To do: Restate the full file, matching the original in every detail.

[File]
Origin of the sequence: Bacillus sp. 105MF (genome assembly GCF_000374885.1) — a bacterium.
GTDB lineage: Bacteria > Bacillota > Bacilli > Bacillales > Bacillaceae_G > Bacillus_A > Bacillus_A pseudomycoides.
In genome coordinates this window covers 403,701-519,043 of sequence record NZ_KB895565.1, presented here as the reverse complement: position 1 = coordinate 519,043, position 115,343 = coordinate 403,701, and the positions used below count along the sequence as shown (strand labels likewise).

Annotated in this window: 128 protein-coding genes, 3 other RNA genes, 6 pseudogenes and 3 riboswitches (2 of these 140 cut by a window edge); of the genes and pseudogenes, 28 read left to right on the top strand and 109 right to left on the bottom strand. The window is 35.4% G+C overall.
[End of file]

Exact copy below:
Origin of the sequence: Bacillus sp. 105MF (genome assembly GCF_000374885.1) — a bacterium.
GTDB lineage: Bacteria > Bacillota > Bacilli > Bacillales > Bacillaceae_G > Bacillus_A > Bacillus_A pseudomycoides.
In genome coordinates this window covers 403,701-519,043 of sequence record NZ_KB895565.1, presented here as the reverse complement: position 1 = coordinate 519,043, position 115,343 = coordinate 403,701, and the positions used below count along the sequence as shown (strand labels likewise).

Annotated in this window: 128 protein-coding genes, 3 other RNA genes, 6 pseudogenes and 3 riboswitches (2 of these 140 cut by a window edge); of the genes and pseudogenes, 28 read left to right on the top strand and 109 right to left on the bottom strand. The window is 35.4% G+C overall.